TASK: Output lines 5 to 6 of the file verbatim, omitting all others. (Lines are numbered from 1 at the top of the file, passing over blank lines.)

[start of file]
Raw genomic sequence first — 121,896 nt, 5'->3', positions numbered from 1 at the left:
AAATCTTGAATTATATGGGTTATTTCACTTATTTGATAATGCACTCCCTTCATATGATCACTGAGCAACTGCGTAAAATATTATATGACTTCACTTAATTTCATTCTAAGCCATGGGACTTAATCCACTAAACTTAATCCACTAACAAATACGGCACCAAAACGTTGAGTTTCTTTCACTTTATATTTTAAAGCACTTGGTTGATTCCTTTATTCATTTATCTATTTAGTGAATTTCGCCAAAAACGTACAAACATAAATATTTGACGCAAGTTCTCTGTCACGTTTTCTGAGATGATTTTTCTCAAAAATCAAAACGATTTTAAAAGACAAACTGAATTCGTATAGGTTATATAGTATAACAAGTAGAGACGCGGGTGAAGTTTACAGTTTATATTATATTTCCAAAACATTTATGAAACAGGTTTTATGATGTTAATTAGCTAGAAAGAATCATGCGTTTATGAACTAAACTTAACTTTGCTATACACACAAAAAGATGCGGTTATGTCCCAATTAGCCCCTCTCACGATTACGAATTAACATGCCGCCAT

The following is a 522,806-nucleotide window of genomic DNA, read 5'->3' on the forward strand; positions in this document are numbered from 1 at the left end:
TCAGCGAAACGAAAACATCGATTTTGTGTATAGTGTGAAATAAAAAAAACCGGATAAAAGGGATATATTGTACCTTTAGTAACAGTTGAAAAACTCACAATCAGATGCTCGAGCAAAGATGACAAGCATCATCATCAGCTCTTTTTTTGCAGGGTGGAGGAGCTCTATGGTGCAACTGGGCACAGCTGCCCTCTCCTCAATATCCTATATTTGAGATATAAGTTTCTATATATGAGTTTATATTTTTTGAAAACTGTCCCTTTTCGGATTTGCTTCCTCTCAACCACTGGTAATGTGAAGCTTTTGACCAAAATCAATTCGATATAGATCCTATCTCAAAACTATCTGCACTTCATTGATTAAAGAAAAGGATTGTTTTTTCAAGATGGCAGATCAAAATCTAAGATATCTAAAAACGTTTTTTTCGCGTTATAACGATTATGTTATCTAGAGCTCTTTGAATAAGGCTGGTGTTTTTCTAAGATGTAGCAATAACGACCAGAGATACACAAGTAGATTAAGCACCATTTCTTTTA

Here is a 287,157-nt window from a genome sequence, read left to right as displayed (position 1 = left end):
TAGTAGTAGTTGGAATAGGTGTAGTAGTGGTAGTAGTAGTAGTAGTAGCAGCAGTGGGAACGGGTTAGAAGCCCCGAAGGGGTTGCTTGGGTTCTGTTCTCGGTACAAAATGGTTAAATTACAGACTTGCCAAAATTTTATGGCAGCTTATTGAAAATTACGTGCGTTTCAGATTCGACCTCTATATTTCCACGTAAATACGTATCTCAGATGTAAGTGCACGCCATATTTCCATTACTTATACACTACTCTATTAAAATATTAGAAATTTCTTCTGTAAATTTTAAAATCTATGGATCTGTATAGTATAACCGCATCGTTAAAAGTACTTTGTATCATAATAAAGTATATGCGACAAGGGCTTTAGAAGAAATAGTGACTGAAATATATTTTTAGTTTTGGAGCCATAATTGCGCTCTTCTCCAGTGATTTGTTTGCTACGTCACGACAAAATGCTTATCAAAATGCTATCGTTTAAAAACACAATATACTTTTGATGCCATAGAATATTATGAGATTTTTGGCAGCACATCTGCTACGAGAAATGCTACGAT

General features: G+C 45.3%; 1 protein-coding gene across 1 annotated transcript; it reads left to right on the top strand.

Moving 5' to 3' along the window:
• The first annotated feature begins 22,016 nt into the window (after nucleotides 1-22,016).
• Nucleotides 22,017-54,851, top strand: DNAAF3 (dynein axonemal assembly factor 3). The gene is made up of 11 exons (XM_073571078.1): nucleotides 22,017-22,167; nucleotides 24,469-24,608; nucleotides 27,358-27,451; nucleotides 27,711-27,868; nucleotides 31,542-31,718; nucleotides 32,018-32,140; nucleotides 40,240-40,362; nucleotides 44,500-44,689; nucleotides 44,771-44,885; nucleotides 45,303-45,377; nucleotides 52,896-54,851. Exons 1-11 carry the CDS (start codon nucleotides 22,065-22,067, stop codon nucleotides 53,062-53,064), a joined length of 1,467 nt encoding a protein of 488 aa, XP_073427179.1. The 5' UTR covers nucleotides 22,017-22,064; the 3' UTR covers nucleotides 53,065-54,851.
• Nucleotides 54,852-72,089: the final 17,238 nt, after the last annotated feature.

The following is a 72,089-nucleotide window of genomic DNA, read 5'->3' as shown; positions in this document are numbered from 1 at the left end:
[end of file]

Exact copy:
Here is a 287,157-nt window from a genome sequence, read left to right as displayed (position 1 = left end):
TAGTAGTAGTTGGAATAGGTGTAGTAGTGGTAGTAGTAGTAGTAGTAGCAGCAGTGGGAACGGGTTAGAAGCCCCGAAGGGGTTGCTTGGGTTCTGTTCTCGGTACAAAATGGTTAAATTACAGACTTGCCAAAATTTTATGGCAGCTTATTGAAAATTACGTGCGTTTCAGATTCGACCTCTATATTTCCACGTAAATACGTATCTCAGATGTAAGTGCACGCCATATTTCCATTACTTATACACTACTCTATTAAAATATTAGAAATTTCTTCTGTAAATTTTAAAATCTATGGATCTGTATAGTATAACCGCATCGTTAAAAGTACTTTGTATCATAATAAAGTATATGCGACAAGGGCTTTAGAAGAAATAGTGACTGAAATATATTTTTAGTTTTGGAGCCATAATTGCGCTCTTCTCCAGTGATTTGTTTGCTACGTCACGACAAAATGCTTATCAAAATGCTATCGTTTAAAAACACAATATACTTTTGATGCCATAGAATATTATGAGATTTTTGGCAGCACATCTGCTACGAGAAATGCTACGAT